‘Young, poor men most affected by stigmatisation when using social services’

Young, poor men are the most stigmatised by health and social services, it has emerged.

A study of Limerick’s poorest residents has found stigmatisation is putting people off from using services to better their lives and young men are the worst affected.

Study co-author, Professor Orla Madden, from the University of Limerick, said stigmatisation was a particularly big problem for young, poor men. “What you find in a group of poor people is that those most stigmatised are young men and we would be particularly worried about that,” she said.

The qualitative study was based on an analysis of 20 individual and group interviews with residents, community workers, and statutory service providers.

In the interviews, all three groups recounted their experiences of stigmatisation of Limerick’s disadvantaged regeneration communities.

The interviews endorsed the negative stereotypes that distinguished the communities as separate and anti- social. It found that the trust between service users and providers was undermined and led to residents not accessing the services available to them.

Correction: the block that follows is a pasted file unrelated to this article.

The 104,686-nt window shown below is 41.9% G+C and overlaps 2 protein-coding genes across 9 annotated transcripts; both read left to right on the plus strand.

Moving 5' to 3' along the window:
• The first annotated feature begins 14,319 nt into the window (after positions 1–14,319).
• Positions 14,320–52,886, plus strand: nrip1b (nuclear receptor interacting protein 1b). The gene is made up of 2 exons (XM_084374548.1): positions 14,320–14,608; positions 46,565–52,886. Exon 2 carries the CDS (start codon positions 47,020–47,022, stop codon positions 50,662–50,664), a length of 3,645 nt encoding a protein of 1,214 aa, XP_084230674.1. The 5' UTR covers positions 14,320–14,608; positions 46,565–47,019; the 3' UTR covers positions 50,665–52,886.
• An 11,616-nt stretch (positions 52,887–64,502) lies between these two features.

“They respond by either hiding their identities, disengaging from services or developing coping mechanisms to deal with discrimination,” the study states.

One resident said that although he had only recently needed to use a service, he was unnecessarily questioned by the provider.

Prof Madden from UL’s department of psychology, said stigmatisation of those from the most disadvantaged communities could be described as a social curse.

“Instead of facilitating and helping those in most need, services can become a site of tension and hostility.

“Tackling stigma will help develop a sense of shared identity and create more positive interactions between communities and their service providers,” she said.

People needed to know that prejudice within health and social services was being challenged and they could expect fair and respectful treatment.

The study, funded by the Irish Research Council, was published in the international Journal of community and Applied social Psychology.


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